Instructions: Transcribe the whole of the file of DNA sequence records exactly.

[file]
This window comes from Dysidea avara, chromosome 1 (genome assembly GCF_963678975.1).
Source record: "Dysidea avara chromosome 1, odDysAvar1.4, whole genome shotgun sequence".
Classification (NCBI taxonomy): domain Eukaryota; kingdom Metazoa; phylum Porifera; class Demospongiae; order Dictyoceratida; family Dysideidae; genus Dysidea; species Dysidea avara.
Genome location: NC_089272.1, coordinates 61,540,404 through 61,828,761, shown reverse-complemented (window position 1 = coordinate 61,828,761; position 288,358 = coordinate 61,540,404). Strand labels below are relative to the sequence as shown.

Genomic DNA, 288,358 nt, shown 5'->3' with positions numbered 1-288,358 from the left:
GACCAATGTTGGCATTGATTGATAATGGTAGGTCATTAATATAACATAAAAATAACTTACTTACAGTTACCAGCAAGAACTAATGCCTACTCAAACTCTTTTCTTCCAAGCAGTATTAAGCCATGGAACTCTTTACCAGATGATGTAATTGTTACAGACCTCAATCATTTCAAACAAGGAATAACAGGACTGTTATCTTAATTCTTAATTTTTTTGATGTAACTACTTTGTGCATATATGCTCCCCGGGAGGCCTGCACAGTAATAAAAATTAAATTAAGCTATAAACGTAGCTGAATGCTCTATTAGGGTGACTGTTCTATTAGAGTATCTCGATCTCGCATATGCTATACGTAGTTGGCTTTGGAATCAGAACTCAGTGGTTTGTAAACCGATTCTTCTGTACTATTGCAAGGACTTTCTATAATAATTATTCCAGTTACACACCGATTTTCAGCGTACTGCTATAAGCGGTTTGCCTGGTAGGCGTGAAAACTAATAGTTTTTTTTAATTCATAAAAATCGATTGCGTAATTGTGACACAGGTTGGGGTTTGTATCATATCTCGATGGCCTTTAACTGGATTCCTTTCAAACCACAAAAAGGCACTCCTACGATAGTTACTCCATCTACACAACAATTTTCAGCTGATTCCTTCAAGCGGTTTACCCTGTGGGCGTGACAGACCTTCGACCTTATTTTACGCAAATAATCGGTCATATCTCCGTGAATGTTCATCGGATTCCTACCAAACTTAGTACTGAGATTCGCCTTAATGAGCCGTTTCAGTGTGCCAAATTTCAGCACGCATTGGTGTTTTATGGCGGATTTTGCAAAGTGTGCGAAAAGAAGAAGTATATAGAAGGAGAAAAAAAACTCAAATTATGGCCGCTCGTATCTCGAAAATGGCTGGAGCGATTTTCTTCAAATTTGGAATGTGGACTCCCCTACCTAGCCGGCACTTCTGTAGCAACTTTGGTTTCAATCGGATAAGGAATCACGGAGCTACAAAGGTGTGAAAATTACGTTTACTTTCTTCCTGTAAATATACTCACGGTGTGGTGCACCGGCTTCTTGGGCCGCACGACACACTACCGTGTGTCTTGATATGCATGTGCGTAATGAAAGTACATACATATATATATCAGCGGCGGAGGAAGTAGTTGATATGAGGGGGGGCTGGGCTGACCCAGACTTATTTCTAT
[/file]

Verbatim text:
This window comes from Dysidea avara, chromosome 1 (genome assembly GCF_963678975.1).
Source record: "Dysidea avara chromosome 1, odDysAvar1.4, whole genome shotgun sequence".
Classification (NCBI taxonomy): domain Eukaryota; kingdom Metazoa; phylum Porifera; class Demospongiae; order Dictyoceratida; family Dysideidae; genus Dysidea; species Dysidea avara.
Genome location: NC_089272.1, coordinates 61,540,404 through 61,828,761, shown reverse-complemented (window position 1 = coordinate 61,828,761; position 288,358 = coordinate 61,540,404). Strand labels below are relative to the sequence as shown.

Genomic DNA, 288,358 nt, shown 5'->3' with positions numbered 1-288,358 from the left:
GACCAATGTTGGCATTGATTGATAATGGTAGGTCATTAATATAACATAAAAATAACTTACTTACAGTTACCAGCAAGAACTAATGCCTACTCAAACTCTTTTCTTCCAAGCAGTATTAAGCCATGGAACTCTTTACCAGATGATGTAATTGTTACAGACCTCAATCATTTCAAACAAGGAATAACAGGACTGTTATCTTAATTCTTAATTTTTTTGATGTAACTACTTTGTGCATATATGCTCCCCGGGAGGCCTGCACAGTAATAAAAATTAAATTAAGCTATAAACGTAGCTGAATGCTCTATTAGGGTGACTGTTCTATTAGAGTATCTCGATCTCGCATATGCTATACGTAGTTGGCTTTGGAATCAGAACTCAGTGGTTTGTAAACCGATTCTTCTGTACTATTGCAAGGACTTTCTATAATAATTATTCCAGTTACACACCGATTTTCAGCGTACTGCTATAAGCGGTTTGCCTGGTAGGCGTGAAAACTAATAGTTTTTTTTAATTCATAAAAATCGATTGCGTAATTGTGACACAGGTTGGGGTTTGTATCATATCTCGATGGCCTTTAACTGGATTCCTTTCAAACCACAAAAAGGCACTCCTACGATAGTTACTCCATCTACACAACAATTTTCAGCTGATTCCTTCAAGCGGTTTACCCTGTGGGCGTGACAGACCTTCGACCTTATTTTACGCAAATAATCGGTCATATCTCCGTGAATGTTCATCGGATTCCTACCAAACTTAGTACTGAGATTCGCCTTAATGAGCCGTTTCAGTGTGCCAAATTTCAGCACGCATTGGTGTTTTATGGCGGATTTTGCAAAGTGTGCGAAAAGAAGAAGTATATAGAAGGAGAAAAAAAACTCAAATTATGGCCGCTCGTATCTCGAAAATGGCTGGAGCGATTTTCTTCAAATTTGGAATGTGGACTCCCCTACCTAGCCGGCACTTCTGTAGCAACTTTGGTTTCAATCGGATAAGGAATCACGGAGCTACAAAGGTGTGAAAATTACGTTTACTTTCTTCCTGTAAATATACTCACGGTGTGGTGCACCGGCTTCTTGGGCCGCACGACACACTACCGTGTGTCTTGATATGCATGTGCGTAATGAAAGTACATACATATATATATCAGCGGCGGAGGAAGTAGTTGATATGAGGGGGGGCTGGGCTGACCCAGACTTATTTCTAT